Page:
Teaching as an adjunct can be a lot of fun. It is also challenging. As I have encountered a number of situations, I realize such a blog can be helpful, both to me and to others.

Thursday, March 20, 2008

A Poor Evaluation

I recently got my evaluations back for one class. This set was my worst evaluations yet. By worst, it means that out of five points (Five being excellent) most ratings finished with an average around 3.5 (just slightly over good). Still, the evaluations were not as good as in the past and compared to many other teachers, I received a lower evaluation score than they did.

Now I actually expected to receive a low rating. I know there were a few people in the class that did not like my style, or me. Still, I always look at the scores and the comments and see what I can learn from them and what I can change. Evaluations are important to me.

There was one student in particular who did not like me. The thing about this particular student was, he missed a number of classes and when he was there he was talking with other students and not paying any attention. How he could decide I was ineffective is really quite interesting considering he probably heard very little of what I said that semester.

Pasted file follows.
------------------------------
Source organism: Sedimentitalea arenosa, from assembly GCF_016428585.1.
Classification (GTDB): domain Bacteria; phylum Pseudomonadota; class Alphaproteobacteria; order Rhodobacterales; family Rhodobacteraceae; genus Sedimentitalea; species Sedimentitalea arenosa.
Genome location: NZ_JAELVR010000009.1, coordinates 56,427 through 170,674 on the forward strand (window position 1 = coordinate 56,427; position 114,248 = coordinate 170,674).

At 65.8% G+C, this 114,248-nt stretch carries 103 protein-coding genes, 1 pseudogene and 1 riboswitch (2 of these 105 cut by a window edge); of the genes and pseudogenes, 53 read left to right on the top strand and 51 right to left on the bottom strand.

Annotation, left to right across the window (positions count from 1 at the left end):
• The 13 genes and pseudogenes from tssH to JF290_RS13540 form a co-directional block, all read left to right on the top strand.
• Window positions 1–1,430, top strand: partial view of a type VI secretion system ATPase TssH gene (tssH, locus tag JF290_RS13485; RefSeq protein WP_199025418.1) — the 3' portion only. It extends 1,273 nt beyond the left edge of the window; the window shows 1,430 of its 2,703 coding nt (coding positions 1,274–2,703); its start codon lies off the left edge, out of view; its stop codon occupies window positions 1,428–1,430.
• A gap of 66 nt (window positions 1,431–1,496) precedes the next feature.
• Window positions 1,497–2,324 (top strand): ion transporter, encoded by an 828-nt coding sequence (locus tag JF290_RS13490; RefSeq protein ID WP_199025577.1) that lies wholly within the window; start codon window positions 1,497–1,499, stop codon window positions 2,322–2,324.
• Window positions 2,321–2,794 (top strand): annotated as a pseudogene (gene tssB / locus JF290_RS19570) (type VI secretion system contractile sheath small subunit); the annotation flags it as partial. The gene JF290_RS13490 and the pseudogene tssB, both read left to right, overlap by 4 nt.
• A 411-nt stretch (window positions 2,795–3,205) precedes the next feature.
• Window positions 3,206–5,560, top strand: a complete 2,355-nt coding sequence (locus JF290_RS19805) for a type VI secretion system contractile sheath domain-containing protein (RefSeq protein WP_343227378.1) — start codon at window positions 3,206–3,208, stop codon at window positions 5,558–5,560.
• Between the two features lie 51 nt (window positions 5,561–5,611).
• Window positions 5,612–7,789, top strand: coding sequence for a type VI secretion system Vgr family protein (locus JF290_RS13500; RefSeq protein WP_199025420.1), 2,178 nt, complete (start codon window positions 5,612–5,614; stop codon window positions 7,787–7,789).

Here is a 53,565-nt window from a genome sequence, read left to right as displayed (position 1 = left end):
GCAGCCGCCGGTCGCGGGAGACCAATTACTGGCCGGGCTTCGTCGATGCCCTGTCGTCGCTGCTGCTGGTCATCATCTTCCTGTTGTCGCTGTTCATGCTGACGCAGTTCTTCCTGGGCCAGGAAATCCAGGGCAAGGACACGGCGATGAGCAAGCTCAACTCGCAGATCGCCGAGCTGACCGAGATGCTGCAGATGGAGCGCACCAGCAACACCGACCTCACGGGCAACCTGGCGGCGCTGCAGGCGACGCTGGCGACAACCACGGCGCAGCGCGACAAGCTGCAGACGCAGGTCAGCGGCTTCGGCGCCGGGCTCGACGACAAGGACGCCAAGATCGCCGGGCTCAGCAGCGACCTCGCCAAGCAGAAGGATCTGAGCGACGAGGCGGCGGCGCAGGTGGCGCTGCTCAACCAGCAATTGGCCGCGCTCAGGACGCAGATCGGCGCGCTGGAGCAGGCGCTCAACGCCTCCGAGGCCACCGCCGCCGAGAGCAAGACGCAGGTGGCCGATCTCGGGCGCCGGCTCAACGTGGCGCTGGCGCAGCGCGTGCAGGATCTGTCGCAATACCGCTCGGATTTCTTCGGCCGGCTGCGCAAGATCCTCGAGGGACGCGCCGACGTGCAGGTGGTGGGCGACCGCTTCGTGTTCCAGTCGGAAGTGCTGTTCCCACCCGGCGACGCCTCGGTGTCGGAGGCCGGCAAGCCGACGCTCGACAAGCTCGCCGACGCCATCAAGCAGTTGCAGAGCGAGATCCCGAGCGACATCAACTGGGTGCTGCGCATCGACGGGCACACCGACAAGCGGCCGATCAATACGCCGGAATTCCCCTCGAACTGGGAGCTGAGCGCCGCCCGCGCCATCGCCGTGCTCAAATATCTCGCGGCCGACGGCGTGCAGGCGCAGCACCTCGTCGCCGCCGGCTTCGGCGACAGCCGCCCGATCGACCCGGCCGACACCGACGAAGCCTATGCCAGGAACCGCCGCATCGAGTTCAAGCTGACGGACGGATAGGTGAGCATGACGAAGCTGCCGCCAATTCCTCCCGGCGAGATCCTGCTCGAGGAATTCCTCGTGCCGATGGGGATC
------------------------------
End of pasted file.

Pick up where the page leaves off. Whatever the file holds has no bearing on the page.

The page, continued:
I strongly toyed with the idea of throwing him out of class, at least for one or two session. While I probably should have done that, I could not bring myself to do it. These are college students and deserve to be treated like adults. I don’t believe a college student should be thrown out.

Still, I did no one any favors. The evaluation that this student filled out indicated he felt he learned nothing in the class. A few of the other students commented that if I throw this guy out of class, it would have helped their learning environment. That certainly is a valid point. By having him there, he distracted others and everybody suffered. If I threw him out, he would not have rated me any lower (there was not much room for him to do that) and others would have rated me higher.

It is hindsight, but I have learned and learning and seeing what changes can and should be made to the course, as far as I am concerned, is what evaluations should be about.